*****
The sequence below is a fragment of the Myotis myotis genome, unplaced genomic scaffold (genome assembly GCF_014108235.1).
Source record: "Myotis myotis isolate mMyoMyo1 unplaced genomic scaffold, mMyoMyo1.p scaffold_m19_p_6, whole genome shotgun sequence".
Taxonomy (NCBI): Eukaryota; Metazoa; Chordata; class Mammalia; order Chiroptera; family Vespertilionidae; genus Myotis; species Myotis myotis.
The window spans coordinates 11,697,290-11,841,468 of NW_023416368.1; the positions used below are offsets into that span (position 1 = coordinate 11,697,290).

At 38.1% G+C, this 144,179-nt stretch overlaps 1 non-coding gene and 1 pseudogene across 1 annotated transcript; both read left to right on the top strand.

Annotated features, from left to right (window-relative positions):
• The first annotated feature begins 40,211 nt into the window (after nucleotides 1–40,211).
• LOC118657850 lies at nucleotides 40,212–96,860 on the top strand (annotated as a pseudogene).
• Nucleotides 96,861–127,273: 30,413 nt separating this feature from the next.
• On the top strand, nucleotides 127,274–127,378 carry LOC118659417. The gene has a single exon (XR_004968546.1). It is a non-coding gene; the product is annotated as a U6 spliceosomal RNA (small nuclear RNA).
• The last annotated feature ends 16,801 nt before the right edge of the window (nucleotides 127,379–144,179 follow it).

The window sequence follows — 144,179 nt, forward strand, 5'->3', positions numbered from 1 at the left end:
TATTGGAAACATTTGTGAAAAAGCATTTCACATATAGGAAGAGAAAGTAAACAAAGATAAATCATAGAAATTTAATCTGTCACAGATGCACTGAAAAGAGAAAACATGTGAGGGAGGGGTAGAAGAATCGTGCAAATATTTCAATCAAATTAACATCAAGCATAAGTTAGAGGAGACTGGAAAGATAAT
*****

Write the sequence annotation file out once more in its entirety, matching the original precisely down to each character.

The sequence below is a fragment of the Myotis myotis genome, unplaced genomic scaffold (genome assembly GCF_014108235.1).
Source record: "Myotis myotis isolate mMyoMyo1 unplaced genomic scaffold, mMyoMyo1.p scaffold_m19_p_6, whole genome shotgun sequence".
Taxonomy (NCBI): Eukaryota; Metazoa; Chordata; class Mammalia; order Chiroptera; family Vespertilionidae; genus Myotis; species Myotis myotis.
The window spans coordinates 11,697,290-11,841,468 of NW_023416368.1; the positions used below are offsets into that span (position 1 = coordinate 11,697,290).

At 38.1% G+C, this 144,179-nt stretch overlaps 1 non-coding gene and 1 pseudogene across 1 annotated transcript; both read left to right on the top strand.

Annotated features, from left to right (window-relative positions):
• The first annotated feature begins 40,211 nt into the window (after nucleotides 1–40,211).
• LOC118657850 lies at nucleotides 40,212–96,860 on the top strand (annotated as a pseudogene).
• Nucleotides 96,861–127,273: 30,413 nt separating this feature from the next.
• On the top strand, nucleotides 127,274–127,378 carry LOC118659417. The gene has a single exon (XR_004968546.1). It is a non-coding gene; the product is annotated as a U6 spliceosomal RNA (small nuclear RNA).
• The last annotated feature ends 16,801 nt before the right edge of the window (nucleotides 127,379–144,179 follow it).

The window sequence follows — 144,179 nt, forward strand, 5'->3', positions numbered from 1 at the left end:
TATTGGAAACATTTGTGAAAAAGCATTTCACATATAGGAAGAGAAAGTAAACAAAGATAAATCATAGAAATTTAATCTGTCACAGATGCACTGAAAAGAGAAAACATGTGAGGGAGGGGTAGAAGAATCGTGCAAATATTTCAATCAAATTAACATCAAGCATAAGTTAGAGGAGACTGGAAAGATAAT